With the Christmas break (or ‘vac’ as it is abbreviated in Oxford-speak) behind us, and the new term about to begin, it feels like the perfect time to take stock of a term’s worth of experiences – especially since this is the period when some of the potential future trainees will be working on their applications and hopefully looking to the blog to see what to expect from the traineeship.
Although one might expect the job of every library trainee based in Oxford to be the same, it’s surprising to see how much our work can differ; there is a different flavour to each of Oxford’s libraries and this will determine some of what you do during your traineeship – whether you’re the voice of authority informing tourists that no, the Radcliffe Camera is for registered readers only, or, as George recounts in her post, find the reader’s slip of J.R.R. Tolkien in a book called up from the Bodleian library stacks.
The library where I work does not have quite the same claims of longevity or fame, although another of Oxford’s literary greats, Charles Dodgson (better known under his pen name, Lewis Carroll), would visit our college to trial his Game of Logic with the students. Significantly, it is part of the first college to admit female students in Oxford. Although Lady Margaret Hall has since become coeducational and students are allowed to use the Bodleian library (the fellows are no longer quite as concerned about students encountering a boy on their way to pick up some books as they were back in 1879), the rich collections of erstwhile core texts are a reminder of the library’s past.
While, unlike some of the other trainees, I had no experience of working in a library, the training and guidance both at LMH and in the trainee sessions organised by Emma soon made me feel ready to deal with the day-to-day work. The first few weeks of the traineeship were an excellent opportunity to become familiar with the lay of the land. As might be expected of an academic library, the work follows the ebb and flow of the academic calendar, and the majority of the trainee placements begin at the start of September, which gives you several weeks before term begins. With the arrival of freshers’ week, life briefly gets taken over by library induction sessions – in our case complete with an introduction to Freddie, the library’s resident resin skeleton who doubles as an anatomy study prop and the star of seasonal social media posts by the college’s Communications team, such as this tweet:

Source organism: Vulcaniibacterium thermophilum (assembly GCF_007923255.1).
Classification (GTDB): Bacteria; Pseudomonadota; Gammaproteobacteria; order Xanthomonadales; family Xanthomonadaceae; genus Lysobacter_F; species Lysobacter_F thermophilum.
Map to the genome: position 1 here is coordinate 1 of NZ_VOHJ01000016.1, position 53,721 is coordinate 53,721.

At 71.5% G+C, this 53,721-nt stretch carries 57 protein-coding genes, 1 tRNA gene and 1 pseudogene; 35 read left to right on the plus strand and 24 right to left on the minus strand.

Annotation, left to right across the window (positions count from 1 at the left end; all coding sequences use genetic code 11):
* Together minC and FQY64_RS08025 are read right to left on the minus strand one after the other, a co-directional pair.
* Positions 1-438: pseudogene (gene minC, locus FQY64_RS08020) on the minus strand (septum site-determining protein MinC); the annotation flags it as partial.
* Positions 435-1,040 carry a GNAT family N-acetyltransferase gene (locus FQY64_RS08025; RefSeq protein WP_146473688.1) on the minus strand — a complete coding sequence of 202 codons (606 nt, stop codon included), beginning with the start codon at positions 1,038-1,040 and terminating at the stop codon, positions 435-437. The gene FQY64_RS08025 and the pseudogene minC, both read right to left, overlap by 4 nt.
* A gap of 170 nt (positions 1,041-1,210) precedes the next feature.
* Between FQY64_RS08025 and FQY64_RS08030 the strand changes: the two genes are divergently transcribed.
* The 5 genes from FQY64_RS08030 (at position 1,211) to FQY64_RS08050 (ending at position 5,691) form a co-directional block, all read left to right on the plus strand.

Freddie started his thesis in 1987, and never left LMHLibrary! Happy #Halloween2017 pic.twitter.com/bOdTEncHqD
— Lady Margaret Hall (@lmhoxford) October 31, 2017
After this busy first week filled with new faces and countless queries about the library’s printing facilities, I started settling into more of a routine, with the working week broken up by the Wednesday training sessions in Osney, which have so far included talks on various developments and trends in librarianship, and a trip to the somewhat surreal Book Storage Facility. Throughout the term I have taken on several mini-projects to keep myself occupied when the day-to-day tasks are out of the way. These have ranged from processing donations given to the library by alumni and staff, to, more recently, beginning to reclassify the library’s Italian collection.
Unexpected visits from alumni, returning to the library to discover how it has changed since their graduation definitely add to the variety of the job, such as the very timely 31/10 visit by a former student, whose kind donation of a 1635 edition of the English translation of Martin Luther’s commentary on St Paul’s Epistle to the Galathians, together with a copy of James Ussher’s De Graeca Septuaginta (London: John Crook, 1655), allowed us to mark the quicenternary of the publication of Luther’s theses in style.
There are also opportunities to get involved with the community in your workplace during the traineeship. Recently I got involved in planning the support staff ‘Away Day’ – running a pub-style quiz for 60-odd college staff is definitely one of the unexpected highlights of the traineeship so far!
Although a significant part of the work does amount to the standard fare you might expect, i.e. dealing with loans, processing new purchases and handling reader enquiries, there is definitely enough variety to keep you on your toes and make for a very enjoyable traineeship.
I look forward to discovering what Hilary term brings – and good luck to everyone applying to the trainee scheme!